NIST Finalizes New Password Policy

Last year we took a look at the emerging changes to password policy that were coming from NIST.  The final document is out, and the changes we looked at last year have pretty much made it into the final draft.

One of the sacred cows that was skewered was the “complexity requirement.”  This is the requirement to use upper and lower case latters, numbers, and symbols when creating a password.    NIST Special Publication 800-63B, “Digital Identity Guidelines,” states: “Many attacks associated with the use of passwords are not affected by password complexity and length. Keystroke logging, phishing, and social engineering attacks are equally effective on lengthy, complex passwords as simple ones. This means that password complexity has failed in practice.

NIST also states that the only useful defense against automated password cracking tools is password length.  Complexity has offers no advantage against a brute-force password attack.

The time where a password alone was enough to secure a digital asset has also passed, and NIST is strongly recommending two-factor or multi-factor authentication as a new requirement.  In smaller organizations, a product such as Google Authenticator or Authy could work.  Larger enterprises may need to look at something more robust like Duo.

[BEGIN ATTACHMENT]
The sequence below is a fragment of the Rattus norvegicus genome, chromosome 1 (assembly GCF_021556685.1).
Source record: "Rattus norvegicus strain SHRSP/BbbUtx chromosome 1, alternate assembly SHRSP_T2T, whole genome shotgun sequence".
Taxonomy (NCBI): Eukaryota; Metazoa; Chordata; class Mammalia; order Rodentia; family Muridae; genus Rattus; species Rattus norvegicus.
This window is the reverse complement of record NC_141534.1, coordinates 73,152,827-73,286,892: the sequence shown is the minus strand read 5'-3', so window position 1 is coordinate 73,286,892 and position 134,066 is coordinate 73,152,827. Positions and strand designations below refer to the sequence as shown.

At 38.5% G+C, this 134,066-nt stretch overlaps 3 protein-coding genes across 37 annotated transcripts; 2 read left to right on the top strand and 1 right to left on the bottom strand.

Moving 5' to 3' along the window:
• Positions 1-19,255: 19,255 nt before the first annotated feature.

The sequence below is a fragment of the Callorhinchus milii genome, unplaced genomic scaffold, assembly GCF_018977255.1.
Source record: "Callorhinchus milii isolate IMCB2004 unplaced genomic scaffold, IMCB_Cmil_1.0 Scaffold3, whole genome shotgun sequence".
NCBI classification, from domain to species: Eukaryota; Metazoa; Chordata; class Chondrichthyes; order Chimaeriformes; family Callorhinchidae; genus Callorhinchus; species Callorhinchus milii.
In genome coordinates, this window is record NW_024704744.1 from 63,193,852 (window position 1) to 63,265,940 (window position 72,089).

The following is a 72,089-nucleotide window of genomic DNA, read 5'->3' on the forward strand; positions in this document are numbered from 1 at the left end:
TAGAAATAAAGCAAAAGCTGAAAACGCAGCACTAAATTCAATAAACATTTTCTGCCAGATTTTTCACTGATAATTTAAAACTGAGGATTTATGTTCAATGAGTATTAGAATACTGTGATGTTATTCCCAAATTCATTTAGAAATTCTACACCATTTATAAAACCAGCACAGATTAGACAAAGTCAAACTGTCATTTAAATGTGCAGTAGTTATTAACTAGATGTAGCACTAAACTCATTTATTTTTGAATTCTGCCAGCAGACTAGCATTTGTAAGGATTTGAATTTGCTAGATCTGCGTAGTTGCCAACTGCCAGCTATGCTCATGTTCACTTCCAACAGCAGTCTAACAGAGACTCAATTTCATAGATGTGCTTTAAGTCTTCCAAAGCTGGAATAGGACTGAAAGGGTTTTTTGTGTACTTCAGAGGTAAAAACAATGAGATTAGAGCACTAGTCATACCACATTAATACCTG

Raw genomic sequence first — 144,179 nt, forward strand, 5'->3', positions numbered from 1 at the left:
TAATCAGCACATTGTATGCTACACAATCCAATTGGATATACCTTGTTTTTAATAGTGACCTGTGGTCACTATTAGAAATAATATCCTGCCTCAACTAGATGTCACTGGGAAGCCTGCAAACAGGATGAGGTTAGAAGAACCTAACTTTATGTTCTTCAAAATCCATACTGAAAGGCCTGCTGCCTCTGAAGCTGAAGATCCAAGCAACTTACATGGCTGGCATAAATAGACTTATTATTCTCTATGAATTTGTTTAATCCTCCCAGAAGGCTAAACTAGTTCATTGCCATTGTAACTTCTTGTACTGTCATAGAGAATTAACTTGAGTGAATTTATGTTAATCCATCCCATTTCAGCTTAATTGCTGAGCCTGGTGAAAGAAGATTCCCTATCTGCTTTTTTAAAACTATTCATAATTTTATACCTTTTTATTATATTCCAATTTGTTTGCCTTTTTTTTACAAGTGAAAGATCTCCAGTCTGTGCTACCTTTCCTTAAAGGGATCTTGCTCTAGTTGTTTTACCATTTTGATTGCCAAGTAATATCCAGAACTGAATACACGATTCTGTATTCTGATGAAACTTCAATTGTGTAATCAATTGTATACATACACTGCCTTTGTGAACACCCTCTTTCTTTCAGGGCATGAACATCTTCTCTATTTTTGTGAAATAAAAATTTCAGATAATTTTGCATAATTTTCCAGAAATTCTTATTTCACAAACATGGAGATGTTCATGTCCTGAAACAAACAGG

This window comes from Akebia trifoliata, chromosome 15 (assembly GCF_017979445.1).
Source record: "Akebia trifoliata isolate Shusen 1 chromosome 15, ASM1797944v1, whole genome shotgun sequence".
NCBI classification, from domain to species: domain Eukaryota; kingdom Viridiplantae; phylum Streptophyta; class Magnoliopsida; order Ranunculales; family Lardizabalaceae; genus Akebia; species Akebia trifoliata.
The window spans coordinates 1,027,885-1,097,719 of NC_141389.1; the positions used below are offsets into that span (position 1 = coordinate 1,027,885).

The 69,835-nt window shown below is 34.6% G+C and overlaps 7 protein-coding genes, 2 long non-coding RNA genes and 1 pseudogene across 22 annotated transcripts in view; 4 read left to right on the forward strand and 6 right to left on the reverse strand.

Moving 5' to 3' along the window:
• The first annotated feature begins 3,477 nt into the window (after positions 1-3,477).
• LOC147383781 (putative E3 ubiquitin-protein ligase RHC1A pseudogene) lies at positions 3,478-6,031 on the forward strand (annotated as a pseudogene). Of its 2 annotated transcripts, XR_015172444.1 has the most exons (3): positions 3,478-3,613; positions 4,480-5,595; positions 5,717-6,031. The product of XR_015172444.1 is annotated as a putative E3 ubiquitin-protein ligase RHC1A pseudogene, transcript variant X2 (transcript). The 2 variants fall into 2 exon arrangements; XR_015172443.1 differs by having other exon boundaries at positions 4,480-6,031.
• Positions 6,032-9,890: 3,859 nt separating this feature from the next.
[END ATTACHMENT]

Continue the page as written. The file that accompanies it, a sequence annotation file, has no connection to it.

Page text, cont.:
Our recommendation to our clients is to move toward two-factor authentication as quickly as possible.  2FA (or TFA) protects your users from exploits including keystroke loggers, phishing exploits, and other social engineering attempts.  Even if the password is breached, an attacker would need the user’s smartphone or 2FA device to successfully log in.

More information:


About the Author:

Cybersecurity guru to business owners in the St Paul, Minneapolis, and western Wisconsin area. Computer security and hacking have been a passion of mine since I entered the computer and networking business in 2000. In 2013 I completed a course of study and certification exam to become a Certified Ethical Hacker (CEH). In 2016 I was certified as a Certified Information Systems Security Professional (CISSP). As Cybersecurity Analyst at The WyzCo Group, I help our clients experience high levels of computer security, network security, and web site security. In addition to consulting on security products and services, we also conduct security audits, vulnerability assessments and full penetration tests. We also provide Cybersecurity Awareness Training for clients and their employees. We also work with companies and organizations that need to certify compliance with regulations such as PCI-DSS (credit card processing), HIPAA/HITECH (medical records), and GLBA. The views expressed on this Web site are mine alone and do not necessarily represent the views of my employer.

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